Below please find some general information on how the Dutch court system works and what to generally expect when bringing or defending claims in the Dutch courts.
The Dutch legal system is not jury based, but relies on professional judges. Most cases are heard by a single judge and more complex matters by three judges. All appeal cases are heard by at least three judges. The Dutch law system does not allow for dissenting opinions. The secrecy of deliberation by the court is absolute.
The Dutch court system has two main entry points, through the small claims courts (also known as cantonal courts: "kantongerechten") for monetary claims of up to EUR 25,000, employment cases and cases involving the lease of residential and commercial property. Legal representation by a lawyer or barrister is not compulsory, but in most cases is advisable when defending or bringing a case as the rules of civil procedure can be complicated.
All other cases, such as divorces, bankruptcy requests, monetary claims above EUR 25,000 and administrative law cases must be brought before the 11 district courts ("arrondissementsrechtbanken"). Representation by a lawyer/ barrister is compulsory. Court fees for cases brought before the district courts are higher than the fees for the cantonal courts.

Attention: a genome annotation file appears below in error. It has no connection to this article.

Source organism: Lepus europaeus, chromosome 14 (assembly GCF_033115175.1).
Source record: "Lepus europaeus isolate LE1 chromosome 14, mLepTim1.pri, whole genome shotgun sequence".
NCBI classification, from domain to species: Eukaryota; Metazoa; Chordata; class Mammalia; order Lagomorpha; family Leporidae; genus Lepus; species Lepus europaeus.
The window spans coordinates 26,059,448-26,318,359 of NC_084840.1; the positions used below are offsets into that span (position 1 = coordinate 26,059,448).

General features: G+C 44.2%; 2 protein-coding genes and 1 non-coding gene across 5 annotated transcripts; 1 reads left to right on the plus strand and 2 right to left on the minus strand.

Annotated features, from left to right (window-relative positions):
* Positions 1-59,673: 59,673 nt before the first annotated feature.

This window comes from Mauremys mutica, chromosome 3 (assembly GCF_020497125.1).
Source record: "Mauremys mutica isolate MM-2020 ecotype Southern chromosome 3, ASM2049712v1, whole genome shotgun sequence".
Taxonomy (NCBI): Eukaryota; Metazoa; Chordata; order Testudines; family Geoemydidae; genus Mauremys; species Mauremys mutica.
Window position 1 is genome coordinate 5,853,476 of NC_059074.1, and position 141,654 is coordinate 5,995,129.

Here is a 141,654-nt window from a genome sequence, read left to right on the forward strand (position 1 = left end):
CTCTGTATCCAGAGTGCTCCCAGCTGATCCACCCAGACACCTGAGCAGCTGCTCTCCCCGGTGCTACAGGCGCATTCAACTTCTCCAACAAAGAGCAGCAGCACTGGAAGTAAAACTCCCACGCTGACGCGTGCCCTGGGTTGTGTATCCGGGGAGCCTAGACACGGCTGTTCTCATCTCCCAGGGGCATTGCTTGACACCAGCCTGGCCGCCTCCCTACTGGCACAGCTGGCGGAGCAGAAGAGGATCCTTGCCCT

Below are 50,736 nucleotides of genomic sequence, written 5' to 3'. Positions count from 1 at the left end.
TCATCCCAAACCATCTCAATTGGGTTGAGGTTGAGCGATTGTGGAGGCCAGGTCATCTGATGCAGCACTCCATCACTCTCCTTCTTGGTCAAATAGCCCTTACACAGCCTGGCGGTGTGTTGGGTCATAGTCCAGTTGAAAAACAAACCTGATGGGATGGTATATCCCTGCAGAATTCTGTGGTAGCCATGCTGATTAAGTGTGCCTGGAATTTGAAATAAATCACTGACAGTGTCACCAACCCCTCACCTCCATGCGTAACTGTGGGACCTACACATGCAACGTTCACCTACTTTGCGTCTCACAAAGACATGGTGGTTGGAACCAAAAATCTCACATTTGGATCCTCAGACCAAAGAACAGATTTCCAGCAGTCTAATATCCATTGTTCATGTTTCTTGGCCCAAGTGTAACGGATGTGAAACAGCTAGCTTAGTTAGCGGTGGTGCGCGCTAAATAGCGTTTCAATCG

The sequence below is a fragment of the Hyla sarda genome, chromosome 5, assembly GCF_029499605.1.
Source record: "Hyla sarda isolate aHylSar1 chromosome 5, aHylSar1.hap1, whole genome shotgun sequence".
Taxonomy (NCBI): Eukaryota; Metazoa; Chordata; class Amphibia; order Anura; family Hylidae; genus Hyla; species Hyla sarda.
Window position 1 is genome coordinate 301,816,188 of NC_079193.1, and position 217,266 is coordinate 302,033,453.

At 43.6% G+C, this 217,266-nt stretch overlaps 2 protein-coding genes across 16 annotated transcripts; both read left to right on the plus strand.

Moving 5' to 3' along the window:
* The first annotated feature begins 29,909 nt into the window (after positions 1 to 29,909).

Legal representation is not compulsory in administrative/ planning law cases.
Nearly all cases can be appealed. Civil and criminal cases to the four courts of appeal and administrative cases to two separate courts of appeal, one for planning matters and the other for civil service employees, which deliver the highest judgement in administrative cases.
In civil cases, after appeal, matters of law can be appealed to the Supreme Court ("Hoge Raad") which is the highest court in The Netherlands. Thereafter only the European Court of Justice can overturn Dutch rulings.
There are two forms of proceedings under Dutch law. Procedures are either initiated by a petition or a writ of summons. Most civil cases are initiated by writ of summons and most family law cases by petition. Bankruptcy requests are also filed as a petition.
Learn more about civil law and family law proceedings: